This is what it looks like to appreciate...
May 7th, 2021 | 26th of Iyyar, 5781 | Parashat Behar-Bechukotai
Dear Beit Rabban Community, I had some of the best conversations with teachers during my first weeks on the job five years ago. I distinctly remember a conversation I had with Danielle Cohn, at the time a preschool teacher and now an elementary school teacher. One of the questions I asked at the end of each meeting was “what is one of the most special things about teaching at Beit Rabban that might keep you here even if every other component of the job were terrible?” Danielle answered, “the parents.” She talked about how thoughtful parents were about their relationships with their children, with teachers, and with other parents, and how she was able to teach their children through a real partnership with them. She talked about how kind and appreciative the parents were. I was fairly surprised, this is not the opinion writ large within the teaching profession. Danielle was and remains absolutely spot on about the parents at Beit Rabban, and I think it is one of the critical factors to the strength of a Beit Rabban education. The fact that parents approach the school administration and their children’s specific teachers with deep gratitude, with trust, and with generosity, means that our staff can easily respond in kind. Then a child’s teachers and parents work together more effectively. There’s another piece to this as well, and it is the modeling of these relationships for our students. Our children are growing up in an environment where their most important adults are treating each other like “mensches.” This week is Teacher Appreciation Week across the country. To be honest, there is no way to fully appreciate the difficulty of the challenges or the degree of impact that teachers have had this year. They have experienced the pandemic like everyone else, with all the same losses and challenges. Throughout all of that, they have remained essential workers, first online and then in-person way before it was normalized. Even the most simple of challenges of in-person work have been intense. It is extremely draining to wear a mask all day from the moment you arrive at school until the moment you leave- teaching and projecting voice through a mask, running around a playground in a mask, and walking up and down stairwells in a mask. That is the easiest of all the challenges, but if you have done it you know that it is a lot. It is not easy to make people who have worked so hard and under such unusual circumstances feel truly seen and appreciated for what they have contributed. Our parent body has figured out how to do just that. In the words of a teacher who just stopped by my office, “this was a really powerful Teacher Appreciation Week because the expressions of appreciation were specific. I feel really seen.” In addition to all the lovely treats that brighten the teachers’ days (like root beer floats and fresh baked challah) and ease the load of adult life (like packing lunch), parents devoted time and thought to personal acts of appreciation. Parents worked with their children to write personal cards to each of their teachers, and students dropped these cards into buckets in the lobby with teachers’ names on them (“filling their buckets” both literally and figuratively). A group of parents prepared and framed individualized art for each teacher. They sent out a survey asking students for the 5-10 words they would use to describe each of their teachers, and then designed a word cloud for each person with their loving descriptors. Here’s a copy of the one prepared for our teacher Tom:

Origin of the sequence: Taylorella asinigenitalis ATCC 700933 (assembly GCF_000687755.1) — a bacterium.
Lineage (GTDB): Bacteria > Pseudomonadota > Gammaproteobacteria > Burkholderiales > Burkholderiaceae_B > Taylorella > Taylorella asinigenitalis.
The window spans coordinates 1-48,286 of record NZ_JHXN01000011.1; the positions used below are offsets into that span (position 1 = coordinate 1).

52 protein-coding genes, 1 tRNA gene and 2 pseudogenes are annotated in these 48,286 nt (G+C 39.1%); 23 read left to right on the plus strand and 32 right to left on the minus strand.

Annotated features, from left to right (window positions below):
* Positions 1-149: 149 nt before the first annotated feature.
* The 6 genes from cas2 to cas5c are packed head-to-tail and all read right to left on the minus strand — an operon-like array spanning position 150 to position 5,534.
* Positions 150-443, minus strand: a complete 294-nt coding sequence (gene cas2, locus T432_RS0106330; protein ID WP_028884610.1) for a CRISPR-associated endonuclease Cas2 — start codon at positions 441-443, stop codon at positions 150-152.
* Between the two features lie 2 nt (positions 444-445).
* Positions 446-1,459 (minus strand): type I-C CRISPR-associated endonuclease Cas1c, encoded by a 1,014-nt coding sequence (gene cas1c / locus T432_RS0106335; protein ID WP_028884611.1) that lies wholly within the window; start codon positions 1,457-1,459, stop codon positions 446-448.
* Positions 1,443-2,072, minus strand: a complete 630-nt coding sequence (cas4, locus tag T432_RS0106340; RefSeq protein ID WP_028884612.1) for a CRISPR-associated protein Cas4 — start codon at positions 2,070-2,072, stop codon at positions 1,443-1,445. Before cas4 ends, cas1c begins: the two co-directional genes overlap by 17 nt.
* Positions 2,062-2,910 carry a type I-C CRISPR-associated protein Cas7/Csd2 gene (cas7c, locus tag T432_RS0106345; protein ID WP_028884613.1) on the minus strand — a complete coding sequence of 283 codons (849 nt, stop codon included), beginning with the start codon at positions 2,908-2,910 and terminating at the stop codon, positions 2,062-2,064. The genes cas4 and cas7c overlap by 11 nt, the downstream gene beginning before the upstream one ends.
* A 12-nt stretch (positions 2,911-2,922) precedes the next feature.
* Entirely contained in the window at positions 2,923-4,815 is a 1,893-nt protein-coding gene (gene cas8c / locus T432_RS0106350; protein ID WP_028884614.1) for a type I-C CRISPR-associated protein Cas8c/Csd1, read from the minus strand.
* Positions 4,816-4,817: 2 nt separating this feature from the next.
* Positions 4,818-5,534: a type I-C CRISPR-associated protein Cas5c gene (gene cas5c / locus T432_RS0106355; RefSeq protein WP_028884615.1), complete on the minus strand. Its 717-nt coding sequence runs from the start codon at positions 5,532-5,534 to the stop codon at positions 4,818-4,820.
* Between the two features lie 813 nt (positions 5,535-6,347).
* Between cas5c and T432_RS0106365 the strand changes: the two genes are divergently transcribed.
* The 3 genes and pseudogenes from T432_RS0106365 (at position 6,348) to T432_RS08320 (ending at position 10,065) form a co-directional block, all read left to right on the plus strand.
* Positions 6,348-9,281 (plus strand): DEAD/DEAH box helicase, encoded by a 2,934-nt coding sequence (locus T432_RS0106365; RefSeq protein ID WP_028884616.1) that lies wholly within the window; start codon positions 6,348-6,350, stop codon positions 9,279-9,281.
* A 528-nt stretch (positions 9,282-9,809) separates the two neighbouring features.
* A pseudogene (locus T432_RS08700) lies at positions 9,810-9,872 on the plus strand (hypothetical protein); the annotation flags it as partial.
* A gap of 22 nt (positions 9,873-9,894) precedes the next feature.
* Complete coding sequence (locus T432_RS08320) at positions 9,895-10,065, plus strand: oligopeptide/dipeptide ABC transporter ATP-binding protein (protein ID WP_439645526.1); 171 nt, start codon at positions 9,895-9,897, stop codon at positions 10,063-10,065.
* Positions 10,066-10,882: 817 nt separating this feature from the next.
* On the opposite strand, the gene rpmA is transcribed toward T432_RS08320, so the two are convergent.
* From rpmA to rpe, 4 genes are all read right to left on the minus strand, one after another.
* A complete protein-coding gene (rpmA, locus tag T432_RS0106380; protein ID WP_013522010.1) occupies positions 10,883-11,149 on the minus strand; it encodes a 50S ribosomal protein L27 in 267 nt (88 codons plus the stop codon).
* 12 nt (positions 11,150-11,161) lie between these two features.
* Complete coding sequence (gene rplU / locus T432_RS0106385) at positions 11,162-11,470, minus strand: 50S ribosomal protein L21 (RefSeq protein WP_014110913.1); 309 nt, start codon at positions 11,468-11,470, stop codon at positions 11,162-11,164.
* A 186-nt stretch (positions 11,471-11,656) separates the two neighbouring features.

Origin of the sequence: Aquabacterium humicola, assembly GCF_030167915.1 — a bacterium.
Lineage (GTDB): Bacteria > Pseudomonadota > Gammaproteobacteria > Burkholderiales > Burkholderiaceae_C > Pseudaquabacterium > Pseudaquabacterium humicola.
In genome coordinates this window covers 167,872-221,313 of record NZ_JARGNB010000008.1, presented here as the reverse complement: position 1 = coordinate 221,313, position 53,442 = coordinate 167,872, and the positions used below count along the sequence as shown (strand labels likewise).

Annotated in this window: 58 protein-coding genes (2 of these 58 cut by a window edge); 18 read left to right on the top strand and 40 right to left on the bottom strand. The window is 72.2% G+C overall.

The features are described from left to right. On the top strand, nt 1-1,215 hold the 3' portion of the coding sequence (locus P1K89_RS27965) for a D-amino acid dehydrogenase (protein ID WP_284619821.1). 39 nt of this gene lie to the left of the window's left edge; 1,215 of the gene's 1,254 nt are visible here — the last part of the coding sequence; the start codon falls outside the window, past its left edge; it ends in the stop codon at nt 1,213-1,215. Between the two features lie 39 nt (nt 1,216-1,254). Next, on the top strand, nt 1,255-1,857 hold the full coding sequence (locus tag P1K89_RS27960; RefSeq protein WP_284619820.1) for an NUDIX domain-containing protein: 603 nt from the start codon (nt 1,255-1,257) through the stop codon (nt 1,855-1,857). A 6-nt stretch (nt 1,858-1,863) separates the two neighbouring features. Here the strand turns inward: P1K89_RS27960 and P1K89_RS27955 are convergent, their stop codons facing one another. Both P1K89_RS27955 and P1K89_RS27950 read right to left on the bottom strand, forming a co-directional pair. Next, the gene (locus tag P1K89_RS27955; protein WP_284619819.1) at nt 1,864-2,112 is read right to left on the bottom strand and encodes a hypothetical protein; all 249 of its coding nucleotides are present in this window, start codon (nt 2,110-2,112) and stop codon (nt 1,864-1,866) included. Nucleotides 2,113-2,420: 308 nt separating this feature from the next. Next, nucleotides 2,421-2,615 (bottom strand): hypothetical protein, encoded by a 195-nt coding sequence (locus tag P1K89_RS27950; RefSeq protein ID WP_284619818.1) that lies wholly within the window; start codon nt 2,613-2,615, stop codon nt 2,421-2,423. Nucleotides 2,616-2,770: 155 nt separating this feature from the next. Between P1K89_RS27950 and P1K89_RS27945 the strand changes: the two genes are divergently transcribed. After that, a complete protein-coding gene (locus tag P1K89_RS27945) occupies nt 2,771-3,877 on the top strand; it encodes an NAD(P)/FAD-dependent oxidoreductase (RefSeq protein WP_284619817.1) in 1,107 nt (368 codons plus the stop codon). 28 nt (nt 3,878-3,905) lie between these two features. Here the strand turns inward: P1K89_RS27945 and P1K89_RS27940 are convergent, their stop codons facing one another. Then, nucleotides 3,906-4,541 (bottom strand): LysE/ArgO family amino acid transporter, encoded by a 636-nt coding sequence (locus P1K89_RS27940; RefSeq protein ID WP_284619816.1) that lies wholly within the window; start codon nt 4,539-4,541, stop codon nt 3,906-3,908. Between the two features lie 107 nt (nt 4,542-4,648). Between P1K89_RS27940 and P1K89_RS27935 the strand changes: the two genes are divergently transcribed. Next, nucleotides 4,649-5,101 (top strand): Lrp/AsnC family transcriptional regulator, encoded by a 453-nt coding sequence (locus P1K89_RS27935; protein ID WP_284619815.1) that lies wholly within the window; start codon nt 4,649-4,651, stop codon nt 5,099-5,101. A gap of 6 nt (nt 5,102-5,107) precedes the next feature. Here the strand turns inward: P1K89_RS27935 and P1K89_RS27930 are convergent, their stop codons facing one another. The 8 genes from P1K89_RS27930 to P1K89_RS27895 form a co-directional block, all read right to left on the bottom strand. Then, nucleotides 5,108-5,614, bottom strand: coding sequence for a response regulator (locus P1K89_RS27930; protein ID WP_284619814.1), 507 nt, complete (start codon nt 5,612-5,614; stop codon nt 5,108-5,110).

This is one special parent body. It is also one special team of teachers. In fact, there is increasing overlap between these to groups. Since I first joined Beit Rabban, Danielle and many other teachers have also become parents in the school, choosing to raise their precious children in the Beit Rabban community. One of the many beautiful things about this week has been overhearing/reading notes that teachers write in their role as parents to their colleagues, expressing deep appreciation for the impact these colleagues have on their own children’s lives. People regularly ask me what the common denominator is among families at Beit Rabban, and I respond that each Beit Rabban family has made an intentional decision to entrust their child’s education to Beit Rabban. No parent sends their child to Beit Rabban “by chance” or out of inertia. Beit Rabban families are intentional, and this intentionality sets the stage for great kids, great partnerships with teachers, and great learning. It also makes for a phenomenal Teacher Appreciation Week. Wishing all a restful and rejuvenating Shabbat, Stephanie